And my hymen being broken
We were all drunk, laughing.
As the fireworks we hit,
And the ones we missed
Exploded overhead,
Or veered of into some
Undetermined direction
Some hit trees, some fell normally
One flew into his pond with a splash
One hit his house with a thud
And we decided, all running towards
The house, making sure it was not asunder
That we would continue this
Or something like it, tomorrow.
We drove off waving goodbye
As I pocketed an empty cartilage shell
From the hit I made,
Which was handed to me by Danny's son,
As we shook hands.
So now I fell like I am always in a privileged position
When someone in the future asks
Have you ever shot fireworks before?

Saturday, July 7, 2012

Deep in the heart of Texas

He was showing us photographs of crabs he caught
On his recent extrusion to Alaska.
Red and giant, with him next to them
A huge smile on his face.
He was smiling now, just as wide,
As he causally returned to the counter
From the stove, where he was making jambalaya.
He kept adding ingredients, that smelled
Like they took up the whole room.
He explained each photograph
And each crustation, as if it was
Some Shakespearean play,
Each photo an act, each crab Othello himself.
This was complex work, and complex pleasure.
The joy of the primitive man,

An existentialist, remembering
The fine taste added by just salt water and lemon.
He didn't have to say it, but Alaska
Had clearly run close to his Texan heart.
He orgasmed emotionally on the beauty
Of the mountains and the lake, and the creatures inside.
So simple and so peaceful, but the best seafood
He had ever had.
He had buckets full of them, sharing them
They had struck gold.
It looked like something out of
A television show, seductively appetizing.
Like something you see on Anthony Bourdain
While saying to yourself, "I'll never have that"
But here sat Danny, Anton's family friend;
Who not only had this adventure and this meal
But came back to tell the tale with photographs.
The photo itself was a sonnet
Like Helen, it could inspire with it's beauty
It's symbolic meaning, many a muse.
The catch of the day, transcended time
Even in this small glimpse of that moment
And just from Danny's description,
We started to think of him as a time traveler
In a ritual of man and sea, that exceeded aeon's themselves.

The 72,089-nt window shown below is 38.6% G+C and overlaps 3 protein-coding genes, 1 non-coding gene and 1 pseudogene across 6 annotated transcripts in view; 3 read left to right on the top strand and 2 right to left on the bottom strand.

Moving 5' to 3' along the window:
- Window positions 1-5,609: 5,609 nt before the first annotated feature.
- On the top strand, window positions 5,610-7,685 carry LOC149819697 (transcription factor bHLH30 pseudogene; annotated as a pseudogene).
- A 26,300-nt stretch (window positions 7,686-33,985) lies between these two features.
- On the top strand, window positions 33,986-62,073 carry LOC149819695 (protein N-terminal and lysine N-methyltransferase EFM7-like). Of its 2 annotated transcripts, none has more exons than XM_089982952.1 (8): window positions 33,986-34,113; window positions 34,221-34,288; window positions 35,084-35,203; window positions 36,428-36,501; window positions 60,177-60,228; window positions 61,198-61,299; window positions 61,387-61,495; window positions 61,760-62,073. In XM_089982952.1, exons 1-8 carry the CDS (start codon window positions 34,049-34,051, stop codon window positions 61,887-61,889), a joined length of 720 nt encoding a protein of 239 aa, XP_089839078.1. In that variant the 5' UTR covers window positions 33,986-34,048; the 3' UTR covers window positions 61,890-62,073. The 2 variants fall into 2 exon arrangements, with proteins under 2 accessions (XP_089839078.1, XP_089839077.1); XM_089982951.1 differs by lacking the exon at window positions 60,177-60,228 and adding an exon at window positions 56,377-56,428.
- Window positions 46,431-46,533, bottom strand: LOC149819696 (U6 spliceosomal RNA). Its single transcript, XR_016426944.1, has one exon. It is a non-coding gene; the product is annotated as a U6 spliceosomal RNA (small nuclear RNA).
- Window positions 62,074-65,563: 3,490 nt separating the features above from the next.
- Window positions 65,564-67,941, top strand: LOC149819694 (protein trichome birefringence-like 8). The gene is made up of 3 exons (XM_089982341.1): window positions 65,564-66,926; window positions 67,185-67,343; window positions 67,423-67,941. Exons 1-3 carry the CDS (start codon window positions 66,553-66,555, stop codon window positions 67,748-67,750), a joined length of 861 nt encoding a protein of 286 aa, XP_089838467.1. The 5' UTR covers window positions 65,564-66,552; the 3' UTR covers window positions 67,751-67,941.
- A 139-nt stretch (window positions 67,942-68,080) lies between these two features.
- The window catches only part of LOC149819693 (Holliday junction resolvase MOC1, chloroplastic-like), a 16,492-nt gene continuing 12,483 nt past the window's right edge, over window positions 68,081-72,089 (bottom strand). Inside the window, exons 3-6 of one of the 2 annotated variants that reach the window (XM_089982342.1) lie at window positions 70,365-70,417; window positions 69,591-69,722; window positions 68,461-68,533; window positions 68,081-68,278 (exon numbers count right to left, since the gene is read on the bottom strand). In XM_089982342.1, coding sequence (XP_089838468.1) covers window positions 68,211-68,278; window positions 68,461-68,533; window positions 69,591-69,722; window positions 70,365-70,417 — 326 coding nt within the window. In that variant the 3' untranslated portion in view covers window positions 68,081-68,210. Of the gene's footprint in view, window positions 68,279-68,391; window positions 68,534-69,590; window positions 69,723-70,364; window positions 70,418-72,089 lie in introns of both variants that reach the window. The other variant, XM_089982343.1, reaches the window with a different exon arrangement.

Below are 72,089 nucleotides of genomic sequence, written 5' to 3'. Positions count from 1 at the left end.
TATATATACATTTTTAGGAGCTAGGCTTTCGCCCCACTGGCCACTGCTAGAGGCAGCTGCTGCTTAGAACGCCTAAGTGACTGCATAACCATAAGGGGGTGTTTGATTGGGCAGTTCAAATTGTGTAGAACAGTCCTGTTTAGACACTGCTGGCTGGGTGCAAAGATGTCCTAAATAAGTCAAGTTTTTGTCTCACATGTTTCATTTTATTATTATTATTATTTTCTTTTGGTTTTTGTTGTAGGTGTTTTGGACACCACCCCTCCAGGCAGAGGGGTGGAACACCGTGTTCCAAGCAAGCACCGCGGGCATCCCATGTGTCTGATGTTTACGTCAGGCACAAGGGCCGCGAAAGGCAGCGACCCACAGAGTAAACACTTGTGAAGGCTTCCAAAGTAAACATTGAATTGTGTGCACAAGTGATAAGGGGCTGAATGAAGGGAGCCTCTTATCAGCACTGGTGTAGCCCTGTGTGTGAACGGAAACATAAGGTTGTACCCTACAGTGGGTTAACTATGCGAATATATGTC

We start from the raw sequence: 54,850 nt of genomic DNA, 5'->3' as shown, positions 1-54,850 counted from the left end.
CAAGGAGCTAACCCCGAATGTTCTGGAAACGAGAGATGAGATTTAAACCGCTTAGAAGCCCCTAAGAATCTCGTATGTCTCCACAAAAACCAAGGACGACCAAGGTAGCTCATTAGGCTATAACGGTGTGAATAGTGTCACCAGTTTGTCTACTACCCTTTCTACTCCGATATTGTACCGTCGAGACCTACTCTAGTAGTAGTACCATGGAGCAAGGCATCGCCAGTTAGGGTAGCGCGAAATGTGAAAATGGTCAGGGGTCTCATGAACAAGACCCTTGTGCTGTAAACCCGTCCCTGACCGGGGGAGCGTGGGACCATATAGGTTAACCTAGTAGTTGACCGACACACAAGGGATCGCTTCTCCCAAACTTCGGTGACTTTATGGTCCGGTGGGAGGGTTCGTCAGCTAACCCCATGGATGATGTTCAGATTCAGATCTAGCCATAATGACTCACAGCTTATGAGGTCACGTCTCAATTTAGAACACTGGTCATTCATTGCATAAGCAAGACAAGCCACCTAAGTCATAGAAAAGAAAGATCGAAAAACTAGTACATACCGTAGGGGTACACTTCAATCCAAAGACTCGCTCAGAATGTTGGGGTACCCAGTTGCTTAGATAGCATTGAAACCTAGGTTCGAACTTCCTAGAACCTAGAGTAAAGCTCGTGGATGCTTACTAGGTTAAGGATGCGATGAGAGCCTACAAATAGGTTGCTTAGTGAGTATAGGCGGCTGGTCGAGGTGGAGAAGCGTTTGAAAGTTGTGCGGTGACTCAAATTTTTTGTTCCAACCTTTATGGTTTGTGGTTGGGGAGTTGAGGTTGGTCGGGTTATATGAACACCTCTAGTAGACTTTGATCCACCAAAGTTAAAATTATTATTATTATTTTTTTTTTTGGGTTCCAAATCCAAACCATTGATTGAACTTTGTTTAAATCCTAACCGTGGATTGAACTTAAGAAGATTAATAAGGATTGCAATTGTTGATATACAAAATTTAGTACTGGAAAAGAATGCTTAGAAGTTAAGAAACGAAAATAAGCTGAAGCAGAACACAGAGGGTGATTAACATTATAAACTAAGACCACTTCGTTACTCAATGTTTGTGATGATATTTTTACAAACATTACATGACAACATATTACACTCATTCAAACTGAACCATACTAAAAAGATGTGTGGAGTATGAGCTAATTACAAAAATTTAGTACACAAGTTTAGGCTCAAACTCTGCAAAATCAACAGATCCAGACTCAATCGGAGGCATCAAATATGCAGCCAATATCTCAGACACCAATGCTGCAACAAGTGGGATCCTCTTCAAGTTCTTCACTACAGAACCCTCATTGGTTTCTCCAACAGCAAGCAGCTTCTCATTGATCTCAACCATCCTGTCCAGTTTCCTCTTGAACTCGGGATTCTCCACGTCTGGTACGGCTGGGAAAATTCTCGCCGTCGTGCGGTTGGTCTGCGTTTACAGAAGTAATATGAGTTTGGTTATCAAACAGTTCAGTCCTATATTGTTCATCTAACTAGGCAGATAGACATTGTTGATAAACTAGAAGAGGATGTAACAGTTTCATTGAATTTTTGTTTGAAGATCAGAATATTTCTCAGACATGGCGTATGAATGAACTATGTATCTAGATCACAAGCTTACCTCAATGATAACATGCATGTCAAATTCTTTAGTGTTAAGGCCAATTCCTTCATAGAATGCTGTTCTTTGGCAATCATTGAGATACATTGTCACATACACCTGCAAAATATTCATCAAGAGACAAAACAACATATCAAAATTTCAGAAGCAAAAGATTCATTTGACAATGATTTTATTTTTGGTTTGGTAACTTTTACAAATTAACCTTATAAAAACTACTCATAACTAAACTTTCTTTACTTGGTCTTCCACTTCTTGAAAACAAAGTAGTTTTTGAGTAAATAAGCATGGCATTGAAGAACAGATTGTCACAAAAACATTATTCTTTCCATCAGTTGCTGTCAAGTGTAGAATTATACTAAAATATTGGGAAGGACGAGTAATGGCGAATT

The room smelled so rich now, that my ears
Felt the pundit odor of the meal in store.
He talked about his pond,
Where he grew his own fish
And catching my understanding northern eye
He pointed at something as shocking as the photographs.
Out in the carpet, 10 feet away.
An alligator rug, leather incarnate.
Hard and soft simultaneously.
Real, brutal, but with touch of niceness
Which screamed, "I killed him.
I didn't buy this at some store".
Like a living purse, authentic and unstiched it lay
Next to the Norditackt, a token totem.
A representation of my trip, and destination
Primitive man was not barbaric,
But for a moment poetically excellent.
I touched the skin every which way,
Ogelling it, meditating on its meaning.
Before moving on to the head
With its glass eyes.
Like some dinosaur
It had many teeth
Still sharp in its decapitated home.
I wished, the gang could see this.
I got close to its dead face
The way  I would to my pet dog.
And examined every inch of its
Stuffed physique, mystified.
I came back to the counter
As his wife came down, panting
Screaming she heard strange voices
And how she almost shot the kids
Or thought that Danny, was feeding
The homeless again.
Seeing Anton, her thought of strangeness returned.
She shook my hand, telling me she thought
Seeing just my head, some black guy
Had been prowling around her kitchen.
She kept saying, that she almost went for the gun
Until she heard laughter.
I realized this was not some axiomatic saying.
She knew where all 12 guns were in the house
She joked repeating "I almost shot them"
Panting, like exhaustion
"I almost shot the kids"
We all ate jambalaya, which was exceptional
But his wife complained that Danny
Liked to ghost cook, and didn't know how to regulate
His spice usage; it was indeed spicy.
She refused to have bite
And just talked with us while we ate;
Joking and comparing stories
Reminiscing, reaffirming their culture
Inadvertently, letting me in on their worldview.
As we got ready to go outside
She scraped a bowlful out of the pot
But spat it out, claiming it was all clove down there.
She yelled at Danny, as we walked
Towards the shed, about moderation.
She found clove and cumin
Generally disgusting.
Danny made a smirking face and kissed her
Before heading out in to his yard
As she turned on the back-light silently
So we could walk over to his warehouse size
Shed, where fireworks were waiting to be shot.

Friday, July 6, 2012

Faberge - Part 1 (Part of musical)

When the lightning struck the tower
Like the tarot readings say